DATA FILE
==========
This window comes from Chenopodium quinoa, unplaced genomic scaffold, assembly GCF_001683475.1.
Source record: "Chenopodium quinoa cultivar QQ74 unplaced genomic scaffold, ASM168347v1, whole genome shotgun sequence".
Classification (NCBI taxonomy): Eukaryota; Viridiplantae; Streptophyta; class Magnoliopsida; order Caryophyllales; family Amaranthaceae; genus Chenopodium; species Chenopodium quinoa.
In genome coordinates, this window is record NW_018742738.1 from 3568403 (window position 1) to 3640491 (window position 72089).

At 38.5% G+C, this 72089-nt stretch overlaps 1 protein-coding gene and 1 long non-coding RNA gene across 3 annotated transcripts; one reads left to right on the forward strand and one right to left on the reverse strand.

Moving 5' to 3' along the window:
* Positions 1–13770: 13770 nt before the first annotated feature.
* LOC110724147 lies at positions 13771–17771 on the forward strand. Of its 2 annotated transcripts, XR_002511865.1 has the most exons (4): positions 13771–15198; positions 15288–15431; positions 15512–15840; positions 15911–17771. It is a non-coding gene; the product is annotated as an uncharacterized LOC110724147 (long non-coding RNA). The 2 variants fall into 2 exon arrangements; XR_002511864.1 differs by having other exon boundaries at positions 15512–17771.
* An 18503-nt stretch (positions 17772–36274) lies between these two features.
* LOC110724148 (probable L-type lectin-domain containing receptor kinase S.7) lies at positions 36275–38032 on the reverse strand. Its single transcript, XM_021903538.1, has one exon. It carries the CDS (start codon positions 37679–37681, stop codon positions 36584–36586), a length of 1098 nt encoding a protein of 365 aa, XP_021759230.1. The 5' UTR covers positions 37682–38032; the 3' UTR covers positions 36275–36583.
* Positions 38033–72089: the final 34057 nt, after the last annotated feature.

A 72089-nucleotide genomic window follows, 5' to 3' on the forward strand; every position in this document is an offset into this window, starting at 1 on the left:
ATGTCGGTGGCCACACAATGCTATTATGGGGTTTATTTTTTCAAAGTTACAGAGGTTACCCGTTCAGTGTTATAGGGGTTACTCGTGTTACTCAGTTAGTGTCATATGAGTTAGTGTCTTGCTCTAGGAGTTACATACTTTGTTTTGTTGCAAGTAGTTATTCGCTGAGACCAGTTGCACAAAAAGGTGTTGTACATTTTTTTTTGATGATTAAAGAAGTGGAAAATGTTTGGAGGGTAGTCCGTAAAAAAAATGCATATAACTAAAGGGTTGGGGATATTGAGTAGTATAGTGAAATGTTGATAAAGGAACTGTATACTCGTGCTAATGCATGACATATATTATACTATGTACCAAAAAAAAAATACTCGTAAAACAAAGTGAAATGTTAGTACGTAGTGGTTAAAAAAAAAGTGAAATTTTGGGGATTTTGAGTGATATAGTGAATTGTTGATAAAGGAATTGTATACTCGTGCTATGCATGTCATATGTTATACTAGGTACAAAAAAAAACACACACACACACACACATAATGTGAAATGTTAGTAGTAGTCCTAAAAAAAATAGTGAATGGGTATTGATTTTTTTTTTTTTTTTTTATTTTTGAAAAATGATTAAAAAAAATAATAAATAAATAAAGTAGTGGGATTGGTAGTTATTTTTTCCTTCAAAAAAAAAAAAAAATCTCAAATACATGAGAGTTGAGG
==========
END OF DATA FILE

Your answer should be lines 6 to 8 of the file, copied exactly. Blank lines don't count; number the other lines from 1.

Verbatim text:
Moving 5' to 3' along the window:
* Positions 1–13770: 13770 nt before the first annotated feature.
* LOC110724147 lies at positions 13771–17771 on the forward strand. Of its 2 annotated transcripts, XR_002511865.1 has the most exons (4): positions 13771–15198; positions 15288–15431; positions 15512–15840; positions 15911–17771. It is a non-coding gene; the product is annotated as an uncharacterized LOC110724147 (long non-coding RNA). The 2 variants fall into 2 exon arrangements; XR_002511864.1 differs by having other exon boundaries at positions 15512–17771.